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#1
Old 03-01-2007, 11:21 AM
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Quality of life without a spleen?

I had my spleen removed about 5 months ago due to splenomegaly.
It weighed over 10 lbs and was slightly larger than a football upon excision, so aside from having exceptionally large incisions with an increased healing period - how does this affect a persons quality of life - long term?

Are there health enhancement tricks for people without spleens? I didn't have insurance at the time of the emergency surgery, and now It's literally impossible to get medical coverage or the knowledge on my condition that a regular Doctor could share with me.

I haven't had much luck with clear explanations from my surgeon either, he doesn't seem to like elaborating much in a way that I can understand. It may be his heavy Indian accent or just that he's very succinct, but it's left me wondering a lot - about something I should probably understand a lot more clearly. For the time being I only know the basics - Get pneumo vaccines, and see a Dr. if I get a fever.

Does anyone have a longer history of living without a spleen who could offer some advice or knowledge on the matter?
#2
Old 03-01-2007, 11:25 AM
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A guy who worked for me while we were in the Navy didn't have a spleen.

He had it removed as a child. Obviously, IANAD and this applies only to this guy, but he lived a normal life, was physically active, had a physically demanding job and needed no special considerations, and was able to deploy away from home for six months at a time without problems.

He just couldn't drink. He said that a shot of alcohol generally knocked him out for hours - at least it did the one time he tried it. I never asked for a demonstration.
#3
Old 03-01-2007, 11:31 AM
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Quote:
Originally Posted by Sean Factotum
He just couldn't drink. He said that a shot of alcohol generally knocked him out for hours - at least it did the one time he tried it. I never asked for a demonstration.
That's one thing I have yet to do again since having it removed. The surgeon said I could drink like a fish after I healed, But after reading this, I think I'll put a hold on that bottle of Sake' i just bought. I can't imagine what would have happened if I'd sucked down the whole bottle as planned. Thanks for the heads up.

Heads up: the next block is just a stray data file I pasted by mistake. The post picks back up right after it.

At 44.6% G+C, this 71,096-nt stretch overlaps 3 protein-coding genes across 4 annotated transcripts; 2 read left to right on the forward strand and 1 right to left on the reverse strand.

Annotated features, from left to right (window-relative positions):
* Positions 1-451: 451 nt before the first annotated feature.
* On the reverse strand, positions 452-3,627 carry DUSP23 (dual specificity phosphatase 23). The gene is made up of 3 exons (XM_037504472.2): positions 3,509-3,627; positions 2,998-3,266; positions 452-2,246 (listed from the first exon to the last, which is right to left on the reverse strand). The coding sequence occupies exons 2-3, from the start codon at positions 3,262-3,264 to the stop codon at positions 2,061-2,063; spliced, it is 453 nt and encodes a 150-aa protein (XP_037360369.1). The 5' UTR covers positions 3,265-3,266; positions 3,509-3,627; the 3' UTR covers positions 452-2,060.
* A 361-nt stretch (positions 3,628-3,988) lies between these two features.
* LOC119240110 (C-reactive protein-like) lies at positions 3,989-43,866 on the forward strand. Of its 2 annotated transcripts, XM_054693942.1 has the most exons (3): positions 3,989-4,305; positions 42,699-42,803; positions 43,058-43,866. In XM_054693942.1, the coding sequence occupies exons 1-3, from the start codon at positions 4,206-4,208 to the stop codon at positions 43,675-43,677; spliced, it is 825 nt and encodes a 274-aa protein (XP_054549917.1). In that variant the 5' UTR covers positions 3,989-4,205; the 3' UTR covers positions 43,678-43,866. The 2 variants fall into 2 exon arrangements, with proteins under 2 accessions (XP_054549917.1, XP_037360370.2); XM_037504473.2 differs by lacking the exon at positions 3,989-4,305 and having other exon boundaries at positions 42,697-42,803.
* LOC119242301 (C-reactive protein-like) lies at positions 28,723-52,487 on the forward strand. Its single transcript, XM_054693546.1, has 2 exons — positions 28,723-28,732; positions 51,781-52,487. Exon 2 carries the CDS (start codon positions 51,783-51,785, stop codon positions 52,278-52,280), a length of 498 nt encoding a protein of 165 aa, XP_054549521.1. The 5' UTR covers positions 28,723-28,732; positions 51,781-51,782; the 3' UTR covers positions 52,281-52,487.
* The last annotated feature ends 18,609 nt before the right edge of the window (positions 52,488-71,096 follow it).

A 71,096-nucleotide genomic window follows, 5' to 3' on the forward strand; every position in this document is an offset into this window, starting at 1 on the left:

#4
Old 03-01-2007, 11:38 AM
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Quote:
Originally Posted by neurotic audit
For the time being I only know the basics - Get pneumo vaccines, and see a Dr. if I get a fever.
That's really the most important part. You're at higher risk for bacterial infections (and malaria, IIRC), so if you start getting sick, get your butt to a doctor and make sure you tell them you're spleenless.

As a medical tech, I can tell you your blood will be fun to look at under the microscope. You'll have target-shaped cells, and little round inclusions that the spleen normally removes. Won't affect your health, but your blood smears will probably be snatched away as demo slides for students to learn from.
#5
Old 03-01-2007, 11:43 AM
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I had my spleen removed in 1987, secondary to thrombocytopenia. I live a totally normal life with no restrictions. I have had some problems with vasculitis, but I still remain active (skiing, snowboarding, kayaking, hiking etc...). I haven't had any problems with my immune system, but I did get the Lyme vaccination since I live in a high risk area. I enjoy adult beverages with no problem.
#6
Old 03-01-2007, 12:04 PM
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Quote:
Originally Posted by Antigen
That's really the most important part. You're at higher risk for bacterial infections (and malaria, IIRC), so if you start getting sick, get your butt to a doctor and make sure you tell them you're spleenless.

As a medical tech, I can tell you your blood will be fun to look at under the microscope. You'll have target-shaped cells, and little round inclusions that the spleen normally removes. Won't affect your health, but your blood smears will probably be snatched away as demo slides for students to learn from.
Funny you mention blood. I've been having an increase in platelets (719,000) and RDW of 18.3 so maybe it would be even more fun to look at. I'd certainly love to see it, but i also wanted to see my spleen before they hacked it up and didnt get the chance. Kind of fun to think of my blood smears being stolen away though.
#7
Old 03-01-2007, 01:01 PM
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I had a splenectomy in 1977 due to trauma. It's basically had no significant effect on me. As others have said, get a pneumovax shot. The fact that I have no spleen probably contributes to the fact that I get a lot of bladder infections, but it's hard to say whether that is more or less responsible for the infections than the fact that I'm paraplegic. I warn radiology and ultrasound techs that I have no spleen so they don't go "huh?", but other than that I don't think about it.

Since I'm north of the border my splenectomy and various other conditions have no relevance to my medical coverage. I don't drink anyway, so I have no idea whether my splenectomy would affect my reaction to alcohol.

Last edited by Canadjun; 03-01-2007 at 01:04 PM.
#8
Old 05-03-2012, 10:10 AM
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Quote:
Originally Posted by neurotic audit View Post
I had my spleen removed about 5 months ago due to splenomegaly.